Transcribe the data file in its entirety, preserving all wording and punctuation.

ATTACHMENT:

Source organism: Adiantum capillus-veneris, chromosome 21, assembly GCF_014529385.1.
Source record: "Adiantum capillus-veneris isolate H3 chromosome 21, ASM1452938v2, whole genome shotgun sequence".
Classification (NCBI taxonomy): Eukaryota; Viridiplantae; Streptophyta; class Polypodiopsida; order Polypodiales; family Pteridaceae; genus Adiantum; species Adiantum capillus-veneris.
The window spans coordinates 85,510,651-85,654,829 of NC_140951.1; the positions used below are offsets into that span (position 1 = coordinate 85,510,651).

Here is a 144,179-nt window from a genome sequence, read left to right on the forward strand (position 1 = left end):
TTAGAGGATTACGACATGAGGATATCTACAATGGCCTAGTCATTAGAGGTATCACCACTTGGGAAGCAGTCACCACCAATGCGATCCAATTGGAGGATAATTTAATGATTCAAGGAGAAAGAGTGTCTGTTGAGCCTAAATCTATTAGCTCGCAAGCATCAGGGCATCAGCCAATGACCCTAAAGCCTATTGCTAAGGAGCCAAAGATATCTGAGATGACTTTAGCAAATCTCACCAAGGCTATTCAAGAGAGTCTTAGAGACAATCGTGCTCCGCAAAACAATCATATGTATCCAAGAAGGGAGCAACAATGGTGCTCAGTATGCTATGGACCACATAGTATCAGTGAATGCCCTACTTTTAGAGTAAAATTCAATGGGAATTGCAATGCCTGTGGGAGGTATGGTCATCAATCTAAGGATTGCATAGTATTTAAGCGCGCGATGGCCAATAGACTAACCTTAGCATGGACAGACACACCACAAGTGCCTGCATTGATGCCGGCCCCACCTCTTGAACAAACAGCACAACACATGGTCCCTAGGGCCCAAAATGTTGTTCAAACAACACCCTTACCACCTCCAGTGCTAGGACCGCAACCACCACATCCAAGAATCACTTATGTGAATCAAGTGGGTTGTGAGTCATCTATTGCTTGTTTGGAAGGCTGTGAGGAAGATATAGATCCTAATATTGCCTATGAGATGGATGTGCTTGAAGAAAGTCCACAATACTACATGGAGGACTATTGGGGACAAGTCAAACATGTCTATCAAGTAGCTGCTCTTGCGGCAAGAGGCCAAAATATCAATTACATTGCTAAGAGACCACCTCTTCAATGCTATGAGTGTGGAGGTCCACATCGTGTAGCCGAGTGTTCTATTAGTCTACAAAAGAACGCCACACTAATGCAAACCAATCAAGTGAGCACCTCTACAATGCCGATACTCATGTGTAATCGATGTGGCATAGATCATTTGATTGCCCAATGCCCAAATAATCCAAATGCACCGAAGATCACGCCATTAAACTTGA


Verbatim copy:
Source organism: Adiantum capillus-veneris, chromosome 21, assembly GCF_014529385.1.
Source record: "Adiantum capillus-veneris isolate H3 chromosome 21, ASM1452938v2, whole genome shotgun sequence".
Classification (NCBI taxonomy): Eukaryota; Viridiplantae; Streptophyta; class Polypodiopsida; order Polypodiales; family Pteridaceae; genus Adiantum; species Adiantum capillus-veneris.
The window spans coordinates 85,510,651-85,654,829 of NC_140951.1; the positions used below are offsets into that span (position 1 = coordinate 85,510,651).

Here is a 144,179-nt window from a genome sequence, read left to right on the forward strand (position 1 = left end):
TTAGAGGATTACGACATGAGGATATCTACAATGGCCTAGTCATTAGAGGTATCACCACTTGGGAAGCAGTCACCACCAATGCGATCCAATTGGAGGATAATTTAATGATTCAAGGAGAAAGAGTGTCTGTTGAGCCTAAATCTATTAGCTCGCAAGCATCAGGGCATCAGCCAATGACCCTAAAGCCTATTGCTAAGGAGCCAAAGATATCTGAGATGACTTTAGCAAATCTCACCAAGGCTATTCAAGAGAGTCTTAGAGACAATCGTGCTCCGCAAAACAATCATATGTATCCAAGAAGGGAGCAACAATGGTGCTCAGTATGCTATGGACCACATAGTATCAGTGAATGCCCTACTTTTAGAGTAAAATTCAATGGGAATTGCAATGCCTGTGGGAGGTATGGTCATCAATCTAAGGATTGCATAGTATTTAAGCGCGCGATGGCCAATAGACTAACCTTAGCATGGACAGACACACCACAAGTGCCTGCATTGATGCCGGCCCCACCTCTTGAACAAACAGCACAACACATGGTCCCTAGGGCCCAAAATGTTGTTCAAACAACACCCTTACCACCTCCAGTGCTAGGACCGCAACCACCACATCCAAGAATCACTTATGTGAATCAAGTGGGTTGTGAGTCATCTATTGCTTGTTTGGAAGGCTGTGAGGAAGATATAGATCCTAATATTGCCTATGAGATGGATGTGCTTGAAGAAAGTCCACAATACTACATGGAGGACTATTGGGGACAAGTCAAACATGTCTATCAAGTAGCTGCTCTTGCGGCAAGAGGCCAAAATATCAATTACATTGCTAAGAGACCACCTCTTCAATGCTATGAGTGTGGAGGTCCACATCGTGTAGCCGAGTGTTCTATTAGTCTACAAAAGAACGCCACACTAATGCAAACCAATCAAGTGAGCACCTCTACAATGCCGATACTCATGTGTAATCGATGTGGCATAGATCATTTGATTGCCCAATGCCCAAATAATCCAAATGCACCGAAGATCACGCCATTAAACTTGA